Wednesday, March 07, 2007

Where to the House of Lords?

I'm tired tonight so the bulk of the substance here will be in links to the Guardian.

Once upon a time, all members of the British House of Lords were hereditary peers, who were created by the Crown (or the Cabinet using the powers of the Crown. The Lords could block the will of the Commons.

Just before the Great War, the powers of the Lords were curtailed, making the Commons supreme.

Later in the 20th century, the practice of making hereditary peers ceased and most members of the Lords were appointed for life only. Lots of senior politicians got seats this way.

At the very end of the 20th century, Blair's government took votes away from most hereditary peers, which gave the balance of power in the Lords to the appointees.

Since then there's been a feeling, apparently, that the reform of the Lords has to go farther -- especially since there are suspicions that the Labour Party was selling life peerages for campaign cash.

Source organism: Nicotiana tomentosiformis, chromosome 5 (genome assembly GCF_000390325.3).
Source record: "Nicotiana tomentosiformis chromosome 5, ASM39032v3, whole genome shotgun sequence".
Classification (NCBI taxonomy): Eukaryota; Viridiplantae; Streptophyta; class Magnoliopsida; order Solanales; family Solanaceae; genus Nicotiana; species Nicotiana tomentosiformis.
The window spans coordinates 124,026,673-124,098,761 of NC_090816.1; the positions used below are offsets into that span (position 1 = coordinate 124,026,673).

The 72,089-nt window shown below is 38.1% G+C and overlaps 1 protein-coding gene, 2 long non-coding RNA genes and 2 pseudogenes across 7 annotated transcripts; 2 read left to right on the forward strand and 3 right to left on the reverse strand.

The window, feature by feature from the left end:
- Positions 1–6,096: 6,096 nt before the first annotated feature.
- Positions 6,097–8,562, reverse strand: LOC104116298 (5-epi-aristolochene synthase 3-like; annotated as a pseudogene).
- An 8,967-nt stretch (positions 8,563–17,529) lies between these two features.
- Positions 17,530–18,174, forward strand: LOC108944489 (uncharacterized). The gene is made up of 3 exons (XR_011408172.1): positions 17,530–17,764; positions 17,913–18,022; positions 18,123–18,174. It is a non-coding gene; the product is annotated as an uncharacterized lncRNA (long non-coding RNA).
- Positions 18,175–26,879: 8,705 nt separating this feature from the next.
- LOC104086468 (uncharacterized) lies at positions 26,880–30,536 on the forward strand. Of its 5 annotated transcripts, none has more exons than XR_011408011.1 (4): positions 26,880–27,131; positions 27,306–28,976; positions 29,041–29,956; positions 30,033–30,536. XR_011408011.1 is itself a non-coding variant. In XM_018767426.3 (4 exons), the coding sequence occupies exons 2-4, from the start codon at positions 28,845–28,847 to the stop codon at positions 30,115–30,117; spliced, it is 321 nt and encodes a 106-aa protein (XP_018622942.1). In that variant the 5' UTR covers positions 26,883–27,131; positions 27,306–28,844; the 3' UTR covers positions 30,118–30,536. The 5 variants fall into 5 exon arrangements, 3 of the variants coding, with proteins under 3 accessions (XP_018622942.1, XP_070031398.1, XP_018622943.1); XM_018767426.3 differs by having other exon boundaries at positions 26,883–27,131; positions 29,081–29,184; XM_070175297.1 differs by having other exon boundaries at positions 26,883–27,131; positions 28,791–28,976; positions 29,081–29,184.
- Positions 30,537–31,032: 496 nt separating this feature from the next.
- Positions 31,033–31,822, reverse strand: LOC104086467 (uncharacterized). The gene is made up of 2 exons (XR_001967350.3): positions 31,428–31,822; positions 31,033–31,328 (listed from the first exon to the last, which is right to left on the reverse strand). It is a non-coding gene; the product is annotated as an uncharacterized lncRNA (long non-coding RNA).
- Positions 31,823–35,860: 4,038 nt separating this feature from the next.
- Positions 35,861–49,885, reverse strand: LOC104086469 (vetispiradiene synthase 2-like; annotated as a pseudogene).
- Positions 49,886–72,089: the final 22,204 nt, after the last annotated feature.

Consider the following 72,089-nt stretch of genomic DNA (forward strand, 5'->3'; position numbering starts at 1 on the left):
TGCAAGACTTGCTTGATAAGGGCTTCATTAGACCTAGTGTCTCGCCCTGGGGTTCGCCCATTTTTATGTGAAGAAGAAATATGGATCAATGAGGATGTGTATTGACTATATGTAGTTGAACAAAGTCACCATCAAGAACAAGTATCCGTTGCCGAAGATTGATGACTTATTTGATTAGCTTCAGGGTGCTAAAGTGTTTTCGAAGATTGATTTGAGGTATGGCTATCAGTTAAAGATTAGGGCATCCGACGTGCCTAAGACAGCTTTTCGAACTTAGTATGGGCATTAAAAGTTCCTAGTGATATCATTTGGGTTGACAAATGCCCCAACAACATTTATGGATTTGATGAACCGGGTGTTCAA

Well, last night there was a non-binding vote in the Commons that indicated that the majority of MPs want a wholly-elected upper chamber.

What remains to be seen is what actually is enacted, and whether the existing peers will try to block the reform. But it looks like an undemocratic lever is being taken away from the Cabinet.

I have to ask -- if the Lords become elected, what excuse will remain for Canada's ridiculous and unelected Senate?

And I love the fact that this happened when Jack Straw was Leader of the Commons, even if he favored a more conservative measure. What did John Ball and Wat Tyler have to say, Jack?

Here's the Guardian on the vote, the Guardian leader (editorial), background on Lords reform, and a chronology of the Lords and its evolution.

1 Comments:

Blogger Ancarett said...

When Adam delved and Eve spanned, who was then the Gentleman? It's interesting, that's for sure!

7:53 AM  

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